Tuesday, November 10, 2009

Nick T Eats His Way Down the West Coast

Sharing a love for food with Laura and Mariah, I feel compelled to share another guest blog. Generally, this blog will focus on local restaurants and eateries, but we are going to step outside ourselves today and take you to the West Coast. Coastal dining experiences are by far some of my most memorable ones. I might be a little bias simply because it’s likely I will spend my entire life in pursuit of the perfect sea creation.

To give you a quick overview of where I’m headed, Kristen (my loving girlfriend who will be referred to as K in this blog) and I went on a week long vacation throughout central California from August 15th-23rd. We started our journey in San Francisco and made our way all the way down the One to Big Sur w/ our final destination in Carmel, CA. As we ate our way through California, we also created a new restaurant rating system in which we call “fork worthy.” Simply, if after the meal, all parties at the table collectively agree that they were wowed by the experience and the meal exceeded all expectations, then one dinner fork can be removed from the establishment, thus deeming the restaurant, FORK WORTHY!! Over time we will have compiled a collection of forks from throughout the world each with unique experiences and happy pallets attached. (Disclaimer: Dining In Austin does not endorse this behavior.)

Our first meal of the trip was a hit and definitely set the foundation for many more to follow. Scalas was recommended to us by our bell hop at our hotel in San Francisco. Scalas is Italian fine dining located at the bottom of the Drake Hotel in Union Square. Dimly lit and full to capacity, we were quickly sat next to each other by a pleasant hostess. Upon entry, it was apparent that this was a well oiled machine. Things were looking up. Like many menus at some of your finer eateries, you know right off the bat that it will be difficult to order the wrong thing. After scanning the menu and trying to determine which direction we were to go, our waitress came over and made a few suggestions. Inevitably we completely followed her lead. We started with the Earth and Surf appetizer which consisted of lightly battered and flash fried crisp calamari, rock shrimp, fennel, green beans and spicy aioli. The portion was more than generous, quickly delivered and was single handily responsible for the creation of the Fork Worthy concept. Shortly after receiving our app it was followed by the Heirloom Salad which we split. It is the Scalas version of the caprese salad. Heirloom tomatoes, Mozzarella de Buffala, basil, rucola, and extra virgin olive oil, create a wildly explosive salad that makes you smile and doesn’t break the bank. We split a dinner entrée of crab stuffed ravioli with peas and lobster butter. Oh god, let me say that again, LOBSTER BUTTER..I was thoroughly convinced that I could have bagged this stuff up and sold it on the streets. I mean, if you had some right now, I would give you a 20 for a quick hit, without question. We decided to skip out on desert because we knew that we were going to try to have a few drinks around town and thought that we could save room for some booze. In quizzing our waitress about entertainment options in the area, we were sent to a couple of near-by live music spots . Simply put, GREAT SERVICE, ambiance, food quality, reasonable price.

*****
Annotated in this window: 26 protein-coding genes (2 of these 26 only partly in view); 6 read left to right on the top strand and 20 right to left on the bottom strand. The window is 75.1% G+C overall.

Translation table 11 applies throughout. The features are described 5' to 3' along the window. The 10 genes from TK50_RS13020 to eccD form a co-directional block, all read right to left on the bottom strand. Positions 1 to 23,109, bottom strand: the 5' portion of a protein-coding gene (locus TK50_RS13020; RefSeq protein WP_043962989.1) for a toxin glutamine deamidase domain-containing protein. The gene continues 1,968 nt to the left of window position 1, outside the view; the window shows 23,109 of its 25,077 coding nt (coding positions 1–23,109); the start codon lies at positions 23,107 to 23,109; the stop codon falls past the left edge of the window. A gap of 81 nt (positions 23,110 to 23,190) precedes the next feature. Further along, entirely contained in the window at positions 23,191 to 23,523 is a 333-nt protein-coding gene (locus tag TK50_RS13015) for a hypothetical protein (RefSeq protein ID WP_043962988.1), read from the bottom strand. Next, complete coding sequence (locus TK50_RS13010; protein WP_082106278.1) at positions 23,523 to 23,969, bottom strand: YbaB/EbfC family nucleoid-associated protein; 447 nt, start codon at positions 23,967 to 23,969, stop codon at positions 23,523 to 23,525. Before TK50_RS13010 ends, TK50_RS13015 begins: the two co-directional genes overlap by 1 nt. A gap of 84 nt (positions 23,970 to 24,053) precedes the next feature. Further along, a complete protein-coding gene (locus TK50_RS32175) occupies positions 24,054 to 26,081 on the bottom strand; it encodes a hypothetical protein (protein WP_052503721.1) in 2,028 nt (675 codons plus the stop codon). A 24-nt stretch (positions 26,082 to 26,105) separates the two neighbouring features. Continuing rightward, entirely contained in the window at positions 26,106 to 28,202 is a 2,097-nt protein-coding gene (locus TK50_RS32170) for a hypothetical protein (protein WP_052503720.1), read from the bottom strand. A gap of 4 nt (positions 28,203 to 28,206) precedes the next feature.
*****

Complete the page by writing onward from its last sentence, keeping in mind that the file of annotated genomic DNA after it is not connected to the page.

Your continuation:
Fork Count = 1

Another MUST EAT breakfast recommendation (according to the waitress from Scalas) was Dottie’s True Blue Café. Fortunately, it was just a few block walk from our wonderful hotel. As we approached Dotties, we could see a line about 30-40 deep pouring out the door. Of course, with this kind of attention they must be doing something right. There was a small level of hesitation to wait in the line, afterall our time in SF was limited. We decided to get some coffees and wait it out. The restaurant was small, seating about 40-50 people max. (Including the bar seating that was for dining only) We were excited to see some of the plates that were being delivered complete with oversized portions, lots of colors, HUGE biscuits, got me randy right off the bat. The menu was overwhelming, but in a good way. If the biggest dilemma I am forced to deal with on any given day is rather or not I want to order the omelet with lamb-fennel sausage, goat cheese, roasted garlic, and spinach or the pulled pork omelet severed with roasted potatoes and tortillas, then I’m doing pretty well!! Those two dishes are, in fact, exactly what we ended up with and worth every second that I waited, and every penny that we spent. This is not the cheapest place you will eat breakfast in you life, but you can definitely split a plate with someone if you’re on a shoe-string budget. If light, fluffy frittatas, pumpkin pancakes, world famous waffles and beautiful, delicious, baked goods create blood flow for you like it does me, Dotties is where it’s at. I can honestly say it is in the top 2 best breakfasts I have ever had in my life.

Fork Count = 2